[A] Methodology of Economics
Coordinators: Uskali Mäki
University of Helsinki, Finland
N. Emrah Aydinonat
Bahcesehir University, Turkey
Economic methodology, broadly conceived, is the study of how economics functions, how it could function, and how it should function and of the various presuppositions and conditions of all these. It examines various meta theoretical key concepts such as theory and model, assumption and idealization, causation and explanation, testing and progress, rhetoric and truth, social construction and pluralism; as well as various goals, styles and constraints of research, such as mathematical modelling and experimentation, grounded theory and case study, causal and functional explanation, forecasting and policy, ontological and institutional (academic and otherwise) constraints on economic inquiry. It also sets out to examine fundamental substantial concepts such as rationality, choice, routine, trust, institution, evolution, coordination, equilibrium, path dependence.
Three dimensions seem particularly relevant to these inquiries within EAEPE. The first is often put in terms of orthodoxy and heterodoxy. The second is in terms of realism and non-realism. Neither of these dimensions and the respective distinctions is unproblematic, and hence should be part of the domain of methodological inquiry itself. The distinctions also do not coincide as there are realist versions of "orthodoxy" and non-realist versions of "heterodoxy", which helps to underline the fact that none of the four categories on the two dimensions is uniform. There is a methodological and conceptual jungle there, and it is our task to develop maps that help us orient ourselves so as to do better economics without misrepresenting current practice.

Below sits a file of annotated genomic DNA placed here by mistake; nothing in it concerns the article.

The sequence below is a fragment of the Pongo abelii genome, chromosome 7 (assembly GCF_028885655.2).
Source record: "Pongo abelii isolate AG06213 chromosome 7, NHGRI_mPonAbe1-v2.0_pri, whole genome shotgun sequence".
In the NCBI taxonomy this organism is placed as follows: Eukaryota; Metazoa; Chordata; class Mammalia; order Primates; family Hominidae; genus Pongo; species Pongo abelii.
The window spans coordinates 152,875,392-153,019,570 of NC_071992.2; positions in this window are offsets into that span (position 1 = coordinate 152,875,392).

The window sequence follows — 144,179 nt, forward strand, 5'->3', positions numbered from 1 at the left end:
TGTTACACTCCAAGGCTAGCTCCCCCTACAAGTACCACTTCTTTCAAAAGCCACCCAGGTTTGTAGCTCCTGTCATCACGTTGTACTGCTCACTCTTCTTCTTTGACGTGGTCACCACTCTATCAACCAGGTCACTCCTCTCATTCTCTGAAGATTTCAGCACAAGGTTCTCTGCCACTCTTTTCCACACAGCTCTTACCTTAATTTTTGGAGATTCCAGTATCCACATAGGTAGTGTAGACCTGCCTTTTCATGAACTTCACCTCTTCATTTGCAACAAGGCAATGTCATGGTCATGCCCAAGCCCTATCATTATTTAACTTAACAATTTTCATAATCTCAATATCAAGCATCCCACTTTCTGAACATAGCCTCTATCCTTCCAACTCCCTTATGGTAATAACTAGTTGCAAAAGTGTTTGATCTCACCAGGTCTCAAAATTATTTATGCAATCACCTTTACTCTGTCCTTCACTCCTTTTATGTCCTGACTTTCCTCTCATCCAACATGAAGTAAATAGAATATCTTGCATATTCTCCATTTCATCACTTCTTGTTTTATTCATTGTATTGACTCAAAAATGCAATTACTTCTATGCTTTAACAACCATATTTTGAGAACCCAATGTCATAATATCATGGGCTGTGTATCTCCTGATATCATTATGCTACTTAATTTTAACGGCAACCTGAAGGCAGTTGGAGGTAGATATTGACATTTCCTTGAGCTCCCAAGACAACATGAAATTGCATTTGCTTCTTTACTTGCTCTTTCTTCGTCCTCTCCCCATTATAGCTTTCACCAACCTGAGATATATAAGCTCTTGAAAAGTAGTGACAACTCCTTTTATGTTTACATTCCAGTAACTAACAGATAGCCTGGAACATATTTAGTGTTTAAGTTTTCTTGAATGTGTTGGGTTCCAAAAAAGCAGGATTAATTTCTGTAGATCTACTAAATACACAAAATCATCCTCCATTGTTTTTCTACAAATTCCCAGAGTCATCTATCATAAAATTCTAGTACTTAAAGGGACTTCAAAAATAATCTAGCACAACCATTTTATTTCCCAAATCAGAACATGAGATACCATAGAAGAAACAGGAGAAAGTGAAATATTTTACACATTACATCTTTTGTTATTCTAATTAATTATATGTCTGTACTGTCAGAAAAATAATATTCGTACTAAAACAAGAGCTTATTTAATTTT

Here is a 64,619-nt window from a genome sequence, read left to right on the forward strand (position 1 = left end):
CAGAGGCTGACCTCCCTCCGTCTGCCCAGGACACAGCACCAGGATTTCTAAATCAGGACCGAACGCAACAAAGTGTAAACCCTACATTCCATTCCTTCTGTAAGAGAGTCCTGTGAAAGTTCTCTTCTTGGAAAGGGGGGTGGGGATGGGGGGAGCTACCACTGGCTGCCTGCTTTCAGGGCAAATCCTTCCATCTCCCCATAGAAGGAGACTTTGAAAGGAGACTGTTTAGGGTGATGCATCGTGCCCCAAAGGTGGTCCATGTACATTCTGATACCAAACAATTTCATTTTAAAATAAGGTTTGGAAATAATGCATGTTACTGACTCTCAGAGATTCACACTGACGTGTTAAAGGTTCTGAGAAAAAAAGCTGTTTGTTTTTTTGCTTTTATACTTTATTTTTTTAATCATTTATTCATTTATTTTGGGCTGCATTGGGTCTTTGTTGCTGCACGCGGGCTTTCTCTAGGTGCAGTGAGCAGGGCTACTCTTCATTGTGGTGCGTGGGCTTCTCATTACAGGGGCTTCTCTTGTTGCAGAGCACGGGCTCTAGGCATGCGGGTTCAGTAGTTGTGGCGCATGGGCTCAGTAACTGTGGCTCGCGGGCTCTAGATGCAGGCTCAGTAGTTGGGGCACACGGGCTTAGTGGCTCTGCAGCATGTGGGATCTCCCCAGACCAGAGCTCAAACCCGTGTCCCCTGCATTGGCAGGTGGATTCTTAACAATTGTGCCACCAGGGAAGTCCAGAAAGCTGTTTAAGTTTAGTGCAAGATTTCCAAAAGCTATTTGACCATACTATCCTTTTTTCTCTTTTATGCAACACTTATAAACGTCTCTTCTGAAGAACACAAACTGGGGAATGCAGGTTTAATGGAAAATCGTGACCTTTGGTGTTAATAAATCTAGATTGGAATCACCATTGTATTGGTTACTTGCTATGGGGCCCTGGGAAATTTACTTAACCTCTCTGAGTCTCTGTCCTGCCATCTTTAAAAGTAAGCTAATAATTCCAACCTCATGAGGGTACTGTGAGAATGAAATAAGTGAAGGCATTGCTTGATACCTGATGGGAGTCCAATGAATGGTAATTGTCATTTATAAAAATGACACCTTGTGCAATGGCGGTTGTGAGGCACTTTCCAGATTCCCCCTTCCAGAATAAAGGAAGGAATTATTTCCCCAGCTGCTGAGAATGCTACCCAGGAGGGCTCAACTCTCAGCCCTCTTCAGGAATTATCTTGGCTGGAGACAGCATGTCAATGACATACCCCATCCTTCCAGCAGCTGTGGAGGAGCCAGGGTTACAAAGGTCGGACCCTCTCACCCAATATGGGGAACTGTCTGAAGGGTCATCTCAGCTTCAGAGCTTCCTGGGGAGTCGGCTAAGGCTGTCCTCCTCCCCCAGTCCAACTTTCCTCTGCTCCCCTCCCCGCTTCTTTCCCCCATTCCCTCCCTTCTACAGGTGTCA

A third dimension deals with what is and what is not economics. Are there, or should there be, any disciplinary boundaries? If so, where are they located? On what conditions, and how, are they to be crossed? Economics participates in interdisciplinary encounters in a variety of ways and directions, influencing other disciplines and being influenced by them. For example, while political science, sociology, and science studies have been partly reshaped by an increasing use of economic concepts and methods, economics itself is being transformed due to its encounters with cognitive and life sciences. Institutional and evolutionary economics lie at the crossroads of these trends. Since none of this is simple, uniform, and straightforward, careful analyses are needed to track the detailed structure of these processes. What drives and shapes them? Which parts of economics participate in these encounters and how? How are we to evaluate the outcomes? How does all this relate with the first two dimensions?